Tuesday, April 9, 2013


Trilliums carpeted the woods behind my childhood home, and covered the surrounding forests known as Happy Valley. We were told that they were illegal to pick, and apparently that's true. According to The New York State Conservationist (a magazine that my dad always subscribed to):
The red trillium is listed on New York State's Protected Native Plant List. It cannot be "picked, plucked, severed, removed, damaged, or carried away" without consent of the landowner. A more natural protection from picking is the nodding habit of the flowers, which tends to keep them hidden.

An interesting fact I just learned from Wikipedia
Trillium is one of many plants whose seeds are spread by ants. At maturity, the base and core of the trillium ovary turns soft and spongy. Trillium seeds have a fleshy organ called an elaiosome that attracts ants. The ants extract the seeds from the decaying ovary and take them to their nest, where they eat the elaiosomes and put the seeds in their garbage, where they germinate in a rich growing medium.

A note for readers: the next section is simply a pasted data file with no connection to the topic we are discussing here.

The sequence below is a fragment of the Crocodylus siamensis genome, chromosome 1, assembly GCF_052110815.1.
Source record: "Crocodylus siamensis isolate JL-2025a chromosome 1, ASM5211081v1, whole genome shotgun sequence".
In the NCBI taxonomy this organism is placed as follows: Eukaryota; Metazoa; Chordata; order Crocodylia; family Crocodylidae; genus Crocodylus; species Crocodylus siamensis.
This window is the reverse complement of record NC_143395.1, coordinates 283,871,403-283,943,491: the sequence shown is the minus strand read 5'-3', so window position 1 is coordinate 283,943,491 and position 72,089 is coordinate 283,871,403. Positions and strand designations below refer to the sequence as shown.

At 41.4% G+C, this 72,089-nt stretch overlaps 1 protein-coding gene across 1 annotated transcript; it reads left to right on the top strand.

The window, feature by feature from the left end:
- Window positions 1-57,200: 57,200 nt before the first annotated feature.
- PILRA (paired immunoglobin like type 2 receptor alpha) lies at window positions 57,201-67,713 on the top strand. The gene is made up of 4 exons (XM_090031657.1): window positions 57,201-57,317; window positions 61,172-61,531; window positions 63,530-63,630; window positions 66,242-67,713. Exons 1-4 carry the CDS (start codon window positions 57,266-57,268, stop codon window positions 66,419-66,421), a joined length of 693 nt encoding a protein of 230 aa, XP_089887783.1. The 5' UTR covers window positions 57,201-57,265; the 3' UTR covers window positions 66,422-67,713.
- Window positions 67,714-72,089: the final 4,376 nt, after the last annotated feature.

I am hoping that our new property will have trilliums growing, and if it doesn't I am going to have to plant some. Apparently you can purchase them for planting, and they aren't too difficult to grow

Red trillium (Trillium erectum L.)

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